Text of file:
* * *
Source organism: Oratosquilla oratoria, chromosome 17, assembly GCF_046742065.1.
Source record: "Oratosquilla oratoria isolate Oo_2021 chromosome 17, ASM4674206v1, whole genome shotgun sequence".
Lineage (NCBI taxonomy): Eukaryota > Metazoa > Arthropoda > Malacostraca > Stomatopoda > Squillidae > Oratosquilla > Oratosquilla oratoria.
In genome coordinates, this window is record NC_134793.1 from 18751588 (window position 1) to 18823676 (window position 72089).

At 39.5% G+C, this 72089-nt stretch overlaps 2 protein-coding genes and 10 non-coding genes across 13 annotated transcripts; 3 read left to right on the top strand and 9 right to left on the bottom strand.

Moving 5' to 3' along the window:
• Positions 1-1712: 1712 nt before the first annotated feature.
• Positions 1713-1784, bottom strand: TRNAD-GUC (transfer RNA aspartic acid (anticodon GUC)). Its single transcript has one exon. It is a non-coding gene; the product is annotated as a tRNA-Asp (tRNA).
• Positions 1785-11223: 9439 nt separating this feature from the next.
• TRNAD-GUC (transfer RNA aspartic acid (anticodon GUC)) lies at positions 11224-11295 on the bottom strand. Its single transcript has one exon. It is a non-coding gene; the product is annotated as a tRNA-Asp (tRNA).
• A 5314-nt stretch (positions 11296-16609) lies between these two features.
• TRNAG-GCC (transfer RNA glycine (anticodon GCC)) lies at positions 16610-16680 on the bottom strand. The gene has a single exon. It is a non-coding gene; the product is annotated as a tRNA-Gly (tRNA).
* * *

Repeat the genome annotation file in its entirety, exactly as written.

Source organism: Oratosquilla oratoria, chromosome 17, assembly GCF_046742065.1.
Source record: "Oratosquilla oratoria isolate Oo_2021 chromosome 17, ASM4674206v1, whole genome shotgun sequence".
Lineage (NCBI taxonomy): Eukaryota > Metazoa > Arthropoda > Malacostraca > Stomatopoda > Squillidae > Oratosquilla > Oratosquilla oratoria.
In genome coordinates, this window is record NC_134793.1 from 18751588 (window position 1) to 18823676 (window position 72089).

At 39.5% G+C, this 72089-nt stretch overlaps 2 protein-coding genes and 10 non-coding genes across 13 annotated transcripts; 3 read left to right on the top strand and 9 right to left on the bottom strand.

Moving 5' to 3' along the window:
• Positions 1-1712: 1712 nt before the first annotated feature.
• Positions 1713-1784, bottom strand: TRNAD-GUC (transfer RNA aspartic acid (anticodon GUC)). Its single transcript has one exon. It is a non-coding gene; the product is annotated as a tRNA-Asp (tRNA).
• Positions 1785-11223: 9439 nt separating this feature from the next.
• TRNAD-GUC (transfer RNA aspartic acid (anticodon GUC)) lies at positions 11224-11295 on the bottom strand. Its single transcript has one exon. It is a non-coding gene; the product is annotated as a tRNA-Asp (tRNA).
• A 5314-nt stretch (positions 11296-16609) lies between these two features.
• TRNAG-GCC (transfer RNA glycine (anticodon GCC)) lies at positions 16610-16680 on the bottom strand. The gene has a single exon. It is a non-coding gene; the product is annotated as a tRNA-Gly (tRNA).